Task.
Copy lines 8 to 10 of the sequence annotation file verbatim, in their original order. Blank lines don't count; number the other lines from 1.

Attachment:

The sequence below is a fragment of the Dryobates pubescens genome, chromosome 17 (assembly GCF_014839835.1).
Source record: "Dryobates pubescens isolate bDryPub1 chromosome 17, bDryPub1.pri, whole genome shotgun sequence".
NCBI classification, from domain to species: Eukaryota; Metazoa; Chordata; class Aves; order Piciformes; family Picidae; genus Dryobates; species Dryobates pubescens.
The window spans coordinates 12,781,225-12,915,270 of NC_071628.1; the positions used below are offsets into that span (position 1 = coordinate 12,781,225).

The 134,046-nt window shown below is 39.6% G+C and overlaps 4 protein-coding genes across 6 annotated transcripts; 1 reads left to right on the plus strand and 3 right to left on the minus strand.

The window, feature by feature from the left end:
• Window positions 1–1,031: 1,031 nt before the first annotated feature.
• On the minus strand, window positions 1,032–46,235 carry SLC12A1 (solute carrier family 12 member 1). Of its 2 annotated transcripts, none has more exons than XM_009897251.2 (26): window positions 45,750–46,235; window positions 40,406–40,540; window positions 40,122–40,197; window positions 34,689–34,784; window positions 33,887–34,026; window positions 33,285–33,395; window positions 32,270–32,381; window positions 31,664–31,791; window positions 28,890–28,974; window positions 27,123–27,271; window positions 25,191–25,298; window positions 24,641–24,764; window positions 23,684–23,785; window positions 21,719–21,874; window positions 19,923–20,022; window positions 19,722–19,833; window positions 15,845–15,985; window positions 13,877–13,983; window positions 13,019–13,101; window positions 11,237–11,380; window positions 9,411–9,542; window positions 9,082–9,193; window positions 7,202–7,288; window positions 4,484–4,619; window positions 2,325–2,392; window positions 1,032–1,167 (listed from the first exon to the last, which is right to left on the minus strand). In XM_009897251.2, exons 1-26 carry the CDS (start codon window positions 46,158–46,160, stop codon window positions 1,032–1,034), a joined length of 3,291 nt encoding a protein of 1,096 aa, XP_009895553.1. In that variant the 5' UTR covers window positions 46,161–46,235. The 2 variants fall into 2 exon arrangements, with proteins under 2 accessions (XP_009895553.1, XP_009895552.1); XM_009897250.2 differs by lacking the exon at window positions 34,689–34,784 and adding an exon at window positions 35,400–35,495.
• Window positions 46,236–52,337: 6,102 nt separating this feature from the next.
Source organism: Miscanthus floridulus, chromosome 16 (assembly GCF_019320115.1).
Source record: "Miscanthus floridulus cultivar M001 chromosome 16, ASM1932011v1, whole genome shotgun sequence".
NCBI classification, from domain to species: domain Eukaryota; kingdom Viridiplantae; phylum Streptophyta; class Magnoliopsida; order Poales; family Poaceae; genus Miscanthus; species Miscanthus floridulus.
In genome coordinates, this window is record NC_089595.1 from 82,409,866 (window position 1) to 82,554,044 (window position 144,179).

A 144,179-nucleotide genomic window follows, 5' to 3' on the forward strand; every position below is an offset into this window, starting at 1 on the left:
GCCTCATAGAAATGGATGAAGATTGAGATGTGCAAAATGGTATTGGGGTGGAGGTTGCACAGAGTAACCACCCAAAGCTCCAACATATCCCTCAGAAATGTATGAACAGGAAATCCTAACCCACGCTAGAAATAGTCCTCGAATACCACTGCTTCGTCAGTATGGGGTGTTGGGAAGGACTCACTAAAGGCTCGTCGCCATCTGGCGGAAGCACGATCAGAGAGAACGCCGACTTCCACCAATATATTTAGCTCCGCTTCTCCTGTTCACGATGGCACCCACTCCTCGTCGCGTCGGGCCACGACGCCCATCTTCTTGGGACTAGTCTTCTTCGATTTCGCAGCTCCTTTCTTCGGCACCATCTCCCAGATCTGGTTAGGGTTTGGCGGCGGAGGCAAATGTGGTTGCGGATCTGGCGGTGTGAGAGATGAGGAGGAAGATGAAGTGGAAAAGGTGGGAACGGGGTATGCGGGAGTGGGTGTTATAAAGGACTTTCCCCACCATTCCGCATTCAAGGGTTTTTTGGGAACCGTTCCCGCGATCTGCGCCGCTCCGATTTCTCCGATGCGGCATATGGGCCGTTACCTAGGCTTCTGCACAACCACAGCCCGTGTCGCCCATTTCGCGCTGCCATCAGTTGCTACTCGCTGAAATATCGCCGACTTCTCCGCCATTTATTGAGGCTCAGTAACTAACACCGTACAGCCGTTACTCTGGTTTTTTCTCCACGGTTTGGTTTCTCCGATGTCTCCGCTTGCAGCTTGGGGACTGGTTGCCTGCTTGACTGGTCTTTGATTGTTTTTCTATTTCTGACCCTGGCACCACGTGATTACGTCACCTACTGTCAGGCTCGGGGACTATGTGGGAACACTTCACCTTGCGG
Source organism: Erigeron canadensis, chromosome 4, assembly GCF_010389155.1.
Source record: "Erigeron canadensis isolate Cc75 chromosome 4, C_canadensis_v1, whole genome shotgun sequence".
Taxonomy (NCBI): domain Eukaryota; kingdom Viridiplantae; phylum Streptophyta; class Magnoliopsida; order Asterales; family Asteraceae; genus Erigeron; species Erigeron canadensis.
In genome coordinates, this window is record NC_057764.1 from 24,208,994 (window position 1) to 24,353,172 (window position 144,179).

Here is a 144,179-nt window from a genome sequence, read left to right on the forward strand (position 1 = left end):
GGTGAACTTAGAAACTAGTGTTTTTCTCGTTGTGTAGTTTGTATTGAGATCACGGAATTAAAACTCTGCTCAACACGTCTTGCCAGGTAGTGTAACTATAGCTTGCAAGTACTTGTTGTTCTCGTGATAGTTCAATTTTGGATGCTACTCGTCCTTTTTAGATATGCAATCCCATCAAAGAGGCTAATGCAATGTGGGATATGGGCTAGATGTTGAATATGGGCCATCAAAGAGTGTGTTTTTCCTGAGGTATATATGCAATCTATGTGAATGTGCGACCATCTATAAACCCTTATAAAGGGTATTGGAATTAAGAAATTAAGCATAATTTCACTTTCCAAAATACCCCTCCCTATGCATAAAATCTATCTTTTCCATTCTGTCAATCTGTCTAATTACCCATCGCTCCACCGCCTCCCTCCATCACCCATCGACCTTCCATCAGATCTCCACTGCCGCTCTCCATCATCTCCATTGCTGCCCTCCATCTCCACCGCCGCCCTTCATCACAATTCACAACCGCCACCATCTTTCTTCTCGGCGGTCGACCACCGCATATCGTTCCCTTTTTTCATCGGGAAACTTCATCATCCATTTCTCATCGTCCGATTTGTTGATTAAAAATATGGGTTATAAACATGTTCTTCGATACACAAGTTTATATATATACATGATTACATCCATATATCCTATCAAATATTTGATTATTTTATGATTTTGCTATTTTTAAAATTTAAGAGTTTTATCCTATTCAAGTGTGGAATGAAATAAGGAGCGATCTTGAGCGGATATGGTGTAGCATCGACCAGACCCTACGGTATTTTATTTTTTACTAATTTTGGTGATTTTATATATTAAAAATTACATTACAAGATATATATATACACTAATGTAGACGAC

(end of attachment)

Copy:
• On the minus strand, window positions 1,032–46,235 carry SLC12A1 (solute carrier family 12 member 1). Of its 2 annotated transcripts, none has more exons than XM_009897251.2 (26): window positions 45,750–46,235; window positions 40,406–40,540; window positions 40,122–40,197; window positions 34,689–34,784; window positions 33,887–34,026; window positions 33,285–33,395; window positions 32,270–32,381; window positions 31,664–31,791; window positions 28,890–28,974; window positions 27,123–27,271; window positions 25,191–25,298; window positions 24,641–24,764; window positions 23,684–23,785; window positions 21,719–21,874; window positions 19,923–20,022; window positions 19,722–19,833; window positions 15,845–15,985; window positions 13,877–13,983; window positions 13,019–13,101; window positions 11,237–11,380; window positions 9,411–9,542; window positions 9,082–9,193; window positions 7,202–7,288; window positions 4,484–4,619; window positions 2,325–2,392; window positions 1,032–1,167 (listed from the first exon to the last, which is right to left on the minus strand). In XM_009897251.2, exons 1-26 carry the CDS (start codon window positions 46,158–46,160, stop codon window positions 1,032–1,034), a joined length of 3,291 nt encoding a protein of 1,096 aa, XP_009895553.1. In that variant the 5' UTR covers window positions 46,161–46,235. The 2 variants fall into 2 exon arrangements, with proteins under 2 accessions (XP_009895553.1, XP_009895552.1); XM_009897250.2 differs by lacking the exon at window positions 34,689–34,784 and adding an exon at window positions 35,400–35,495.
• Window positions 46,236–52,337: 6,102 nt separating this feature from the next.
Source organism: Miscanthus floridulus, chromosome 16 (assembly GCF_019320115.1).